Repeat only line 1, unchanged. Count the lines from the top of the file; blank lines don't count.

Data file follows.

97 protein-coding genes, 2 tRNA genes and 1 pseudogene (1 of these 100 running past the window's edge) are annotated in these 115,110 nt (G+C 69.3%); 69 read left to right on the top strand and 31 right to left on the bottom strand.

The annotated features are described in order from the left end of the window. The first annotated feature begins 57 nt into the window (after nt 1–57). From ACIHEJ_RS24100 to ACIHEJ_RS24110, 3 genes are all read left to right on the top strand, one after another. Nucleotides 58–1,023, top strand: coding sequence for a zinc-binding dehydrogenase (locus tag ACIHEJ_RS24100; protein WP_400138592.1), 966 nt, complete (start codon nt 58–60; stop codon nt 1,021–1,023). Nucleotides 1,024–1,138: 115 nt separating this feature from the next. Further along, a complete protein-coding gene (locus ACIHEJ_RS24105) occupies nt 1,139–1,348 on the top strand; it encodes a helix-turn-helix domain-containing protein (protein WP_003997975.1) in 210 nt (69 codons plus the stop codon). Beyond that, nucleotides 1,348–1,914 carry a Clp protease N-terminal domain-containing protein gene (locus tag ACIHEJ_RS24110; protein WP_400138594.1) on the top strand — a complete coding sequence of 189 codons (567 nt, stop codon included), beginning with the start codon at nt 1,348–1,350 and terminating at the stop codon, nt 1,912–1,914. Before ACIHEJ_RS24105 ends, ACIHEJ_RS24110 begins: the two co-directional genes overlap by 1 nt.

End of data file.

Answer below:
97 protein-coding genes, 2 tRNA genes and 1 pseudogene (1 of these 100 running past the window's edge) are annotated in these 115,110 nt (G+C 69.3%); 69 read left to right on the top strand and 31 right to left on the bottom strand.